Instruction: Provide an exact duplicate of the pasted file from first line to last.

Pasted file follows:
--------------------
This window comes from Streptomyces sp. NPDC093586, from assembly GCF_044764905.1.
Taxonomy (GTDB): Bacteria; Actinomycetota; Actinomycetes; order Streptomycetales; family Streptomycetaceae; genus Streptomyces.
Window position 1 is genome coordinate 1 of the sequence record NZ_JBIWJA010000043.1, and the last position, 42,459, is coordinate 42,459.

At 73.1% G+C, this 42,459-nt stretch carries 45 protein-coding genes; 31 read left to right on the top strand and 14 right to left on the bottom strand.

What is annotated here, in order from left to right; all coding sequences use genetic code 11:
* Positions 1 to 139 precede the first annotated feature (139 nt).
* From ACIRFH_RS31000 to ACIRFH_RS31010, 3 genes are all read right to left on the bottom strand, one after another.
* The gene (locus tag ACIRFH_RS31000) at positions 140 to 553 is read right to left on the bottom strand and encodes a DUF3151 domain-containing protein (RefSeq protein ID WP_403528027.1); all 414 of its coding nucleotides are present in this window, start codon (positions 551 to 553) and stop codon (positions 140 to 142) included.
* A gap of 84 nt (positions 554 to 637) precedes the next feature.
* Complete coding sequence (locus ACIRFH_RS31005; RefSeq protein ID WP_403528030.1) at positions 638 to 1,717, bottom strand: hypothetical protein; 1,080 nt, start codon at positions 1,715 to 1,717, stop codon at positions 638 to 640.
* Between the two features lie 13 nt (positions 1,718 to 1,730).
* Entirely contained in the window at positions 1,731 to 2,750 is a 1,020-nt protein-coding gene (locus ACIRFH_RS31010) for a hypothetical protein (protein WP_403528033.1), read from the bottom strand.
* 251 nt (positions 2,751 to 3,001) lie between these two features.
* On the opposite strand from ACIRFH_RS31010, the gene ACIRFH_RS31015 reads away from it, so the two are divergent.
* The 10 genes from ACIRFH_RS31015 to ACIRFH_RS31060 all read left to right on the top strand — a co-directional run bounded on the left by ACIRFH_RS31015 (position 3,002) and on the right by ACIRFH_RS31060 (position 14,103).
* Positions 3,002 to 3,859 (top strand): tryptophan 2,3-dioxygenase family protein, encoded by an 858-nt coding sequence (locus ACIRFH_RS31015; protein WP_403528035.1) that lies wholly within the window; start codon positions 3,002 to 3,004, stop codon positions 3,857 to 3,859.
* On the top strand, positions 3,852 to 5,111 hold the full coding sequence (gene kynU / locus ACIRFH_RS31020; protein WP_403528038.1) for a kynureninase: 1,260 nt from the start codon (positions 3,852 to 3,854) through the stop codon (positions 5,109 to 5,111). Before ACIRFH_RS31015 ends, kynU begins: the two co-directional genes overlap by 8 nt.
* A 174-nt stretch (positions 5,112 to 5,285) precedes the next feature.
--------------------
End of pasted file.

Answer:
This window comes from Streptomyces sp. NPDC093586, from assembly GCF_044764905.1.
Taxonomy (GTDB): Bacteria; Actinomycetota; Actinomycetes; order Streptomycetales; family Streptomycetaceae; genus Streptomyces.
Window position 1 is genome coordinate 1 of the sequence record NZ_JBIWJA010000043.1, and the last position, 42,459, is coordinate 42,459.

At 73.1% G+C, this 42,459-nt stretch carries 45 protein-coding genes; 31 read left to right on the top strand and 14 right to left on the bottom strand.

What is annotated here, in order from left to right; all coding sequences use genetic code 11:
* Positions 1 to 139 precede the first annotated feature (139 nt).
* From ACIRFH_RS31000 to ACIRFH_RS31010, 3 genes are all read right to left on the bottom strand, one after another.
* The gene (locus tag ACIRFH_RS31000) at positions 140 to 553 is read right to left on the bottom strand and encodes a DUF3151 domain-containing protein (RefSeq protein ID WP_403528027.1); all 414 of its coding nucleotides are present in this window, start codon (positions 551 to 553) and stop codon (positions 140 to 142) included.
* A gap of 84 nt (positions 554 to 637) precedes the next feature.
* Complete coding sequence (locus ACIRFH_RS31005; RefSeq protein ID WP_403528030.1) at positions 638 to 1,717, bottom strand: hypothetical protein; 1,080 nt, start codon at positions 1,715 to 1,717, stop codon at positions 638 to 640.
* Between the two features lie 13 nt (positions 1,718 to 1,730).
* Entirely contained in the window at positions 1,731 to 2,750 is a 1,020-nt protein-coding gene (locus ACIRFH_RS31010) for a hypothetical protein (protein WP_403528033.1), read from the bottom strand.
* 251 nt (positions 2,751 to 3,001) lie between these two features.
* On the opposite strand from ACIRFH_RS31010, the gene ACIRFH_RS31015 reads away from it, so the two are divergent.
* The 10 genes from ACIRFH_RS31015 to ACIRFH_RS31060 all read left to right on the top strand — a co-directional run bounded on the left by ACIRFH_RS31015 (position 3,002) and on the right by ACIRFH_RS31060 (position 14,103).
* Positions 3,002 to 3,859 (top strand): tryptophan 2,3-dioxygenase family protein, encoded by an 858-nt coding sequence (locus ACIRFH_RS31015; protein WP_403528035.1) that lies wholly within the window; start codon positions 3,002 to 3,004, stop codon positions 3,857 to 3,859.
* On the top strand, positions 3,852 to 5,111 hold the full coding sequence (gene kynU / locus ACIRFH_RS31020; protein WP_403528038.1) for a kynureninase: 1,260 nt from the start codon (positions 3,852 to 3,854) through the stop codon (positions 5,109 to 5,111). Before ACIRFH_RS31015 ends, kynU begins: the two co-directional genes overlap by 8 nt.
* A 174-nt stretch (positions 5,112 to 5,285) precedes the next feature.